“Sometimes in the spring we have a backlog of graffiti,” Van Dam said. “We are ahead of the curve in terms of removal. If it isn’t removed quickly, it tends to grow.”
Goudreault supervises a crew of inmates from the Correctional Alternative Center in Lawrence who volunteer for the work and, through good behavior, have earned the right to participate in this community service effort.
The crew travels in a Sheriff Department flatbed truck carrying a commercial pressure sprayer that washes away symbols painted on properties.
The crew uses a high-pressure spray of water mixed with environmentally safe baking soda to remove tags. Goudreault said the baking soda acts as an abrasive, while the water keeps dust in check.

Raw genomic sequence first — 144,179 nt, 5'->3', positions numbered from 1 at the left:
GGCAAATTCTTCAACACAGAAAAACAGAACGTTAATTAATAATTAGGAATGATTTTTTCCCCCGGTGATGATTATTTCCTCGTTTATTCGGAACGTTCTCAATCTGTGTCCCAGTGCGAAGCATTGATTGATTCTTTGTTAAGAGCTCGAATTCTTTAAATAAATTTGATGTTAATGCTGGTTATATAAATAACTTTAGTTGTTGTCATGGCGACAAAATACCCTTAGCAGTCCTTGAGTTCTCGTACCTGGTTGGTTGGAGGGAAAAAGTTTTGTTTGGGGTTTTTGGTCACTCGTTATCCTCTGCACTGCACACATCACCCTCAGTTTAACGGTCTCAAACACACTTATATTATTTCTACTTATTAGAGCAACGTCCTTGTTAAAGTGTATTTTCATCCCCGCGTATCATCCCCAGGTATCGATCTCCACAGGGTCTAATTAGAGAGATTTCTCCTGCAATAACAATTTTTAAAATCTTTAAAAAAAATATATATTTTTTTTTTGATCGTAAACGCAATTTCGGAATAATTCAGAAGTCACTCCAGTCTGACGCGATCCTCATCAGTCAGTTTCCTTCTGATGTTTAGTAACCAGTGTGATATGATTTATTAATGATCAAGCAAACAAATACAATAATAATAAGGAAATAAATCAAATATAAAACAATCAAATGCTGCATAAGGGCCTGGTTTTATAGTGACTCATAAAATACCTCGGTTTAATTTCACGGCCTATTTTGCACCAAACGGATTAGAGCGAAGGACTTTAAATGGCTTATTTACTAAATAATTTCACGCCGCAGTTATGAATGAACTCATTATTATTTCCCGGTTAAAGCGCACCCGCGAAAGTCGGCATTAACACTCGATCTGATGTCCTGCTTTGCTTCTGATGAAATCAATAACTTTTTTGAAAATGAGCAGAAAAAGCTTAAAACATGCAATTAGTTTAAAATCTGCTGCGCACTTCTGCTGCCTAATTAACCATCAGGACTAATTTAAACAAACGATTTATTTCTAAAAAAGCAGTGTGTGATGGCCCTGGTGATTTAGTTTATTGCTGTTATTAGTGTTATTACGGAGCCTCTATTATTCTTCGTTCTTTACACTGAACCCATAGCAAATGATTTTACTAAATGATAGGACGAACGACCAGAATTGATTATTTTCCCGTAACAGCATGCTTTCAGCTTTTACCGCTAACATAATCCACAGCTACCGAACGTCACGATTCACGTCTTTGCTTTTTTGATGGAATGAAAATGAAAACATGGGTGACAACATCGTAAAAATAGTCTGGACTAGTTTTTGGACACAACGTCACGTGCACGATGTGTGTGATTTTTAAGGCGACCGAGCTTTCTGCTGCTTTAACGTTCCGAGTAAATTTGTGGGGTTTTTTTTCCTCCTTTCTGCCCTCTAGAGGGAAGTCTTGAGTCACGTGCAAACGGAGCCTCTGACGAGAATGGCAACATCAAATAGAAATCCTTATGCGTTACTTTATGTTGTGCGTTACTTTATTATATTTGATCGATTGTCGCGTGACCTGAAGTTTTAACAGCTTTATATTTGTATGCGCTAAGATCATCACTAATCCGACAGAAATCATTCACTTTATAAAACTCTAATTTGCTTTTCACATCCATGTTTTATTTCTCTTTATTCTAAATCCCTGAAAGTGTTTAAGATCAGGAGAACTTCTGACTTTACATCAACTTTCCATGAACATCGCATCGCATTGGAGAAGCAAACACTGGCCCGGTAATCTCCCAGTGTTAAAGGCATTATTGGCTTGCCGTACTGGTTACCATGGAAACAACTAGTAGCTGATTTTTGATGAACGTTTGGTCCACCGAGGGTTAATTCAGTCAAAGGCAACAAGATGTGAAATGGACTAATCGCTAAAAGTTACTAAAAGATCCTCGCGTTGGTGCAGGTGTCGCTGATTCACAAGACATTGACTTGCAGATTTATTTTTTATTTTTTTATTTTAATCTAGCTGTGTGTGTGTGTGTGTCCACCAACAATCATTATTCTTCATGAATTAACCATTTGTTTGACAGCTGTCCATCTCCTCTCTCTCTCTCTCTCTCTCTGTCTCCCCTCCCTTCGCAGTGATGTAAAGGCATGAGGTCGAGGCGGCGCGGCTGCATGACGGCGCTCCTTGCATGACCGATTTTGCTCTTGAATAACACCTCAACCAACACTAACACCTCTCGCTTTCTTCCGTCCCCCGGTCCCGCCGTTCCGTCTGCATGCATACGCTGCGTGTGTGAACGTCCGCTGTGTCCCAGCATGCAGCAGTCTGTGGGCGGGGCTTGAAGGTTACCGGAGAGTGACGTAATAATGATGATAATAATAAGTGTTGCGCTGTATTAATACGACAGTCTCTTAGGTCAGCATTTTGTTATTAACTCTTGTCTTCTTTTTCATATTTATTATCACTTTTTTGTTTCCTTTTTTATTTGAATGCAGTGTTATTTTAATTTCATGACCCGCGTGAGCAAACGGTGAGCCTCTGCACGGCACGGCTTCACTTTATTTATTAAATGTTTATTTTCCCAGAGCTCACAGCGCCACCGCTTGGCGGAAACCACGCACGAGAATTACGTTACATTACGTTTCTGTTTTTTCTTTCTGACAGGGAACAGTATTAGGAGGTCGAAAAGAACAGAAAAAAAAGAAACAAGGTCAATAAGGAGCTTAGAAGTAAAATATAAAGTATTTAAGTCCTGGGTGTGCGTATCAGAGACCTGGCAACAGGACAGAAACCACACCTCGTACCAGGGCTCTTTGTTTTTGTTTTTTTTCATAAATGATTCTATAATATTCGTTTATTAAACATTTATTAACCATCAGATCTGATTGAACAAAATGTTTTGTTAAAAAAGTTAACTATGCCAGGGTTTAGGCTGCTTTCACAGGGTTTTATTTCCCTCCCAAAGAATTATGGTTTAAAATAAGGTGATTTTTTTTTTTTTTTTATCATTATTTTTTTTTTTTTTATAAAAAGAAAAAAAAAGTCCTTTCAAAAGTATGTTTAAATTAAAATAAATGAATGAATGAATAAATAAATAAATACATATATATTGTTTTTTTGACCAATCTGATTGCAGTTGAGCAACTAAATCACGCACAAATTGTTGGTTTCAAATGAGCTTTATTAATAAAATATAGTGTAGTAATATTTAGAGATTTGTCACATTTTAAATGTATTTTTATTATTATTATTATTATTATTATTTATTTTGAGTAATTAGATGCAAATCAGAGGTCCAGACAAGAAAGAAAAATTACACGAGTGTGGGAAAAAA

Goudreault said his crew spent hours removing tags from the outside of an old abandoned gas station on the Bradford side of the Comeau Bridge, as well as tags that were on retaining walls along Railroad Avenue near the Skateland roller skating rink and a stretch of new metal guardrail that runs along Laurel Avenue.
“It was pretty recent tagging, from what I was told,” Goudreault said.
His crew of workers also made a stop at the public library, where they used the high-pressure spray to remove graffiti from a concrete staircase on the Summer Street side of the building, across from City Hall.
All communities in Essex County are eligible for the graffiti removal program, which is offered through Essex County Sheriff Frank Cousins’ office.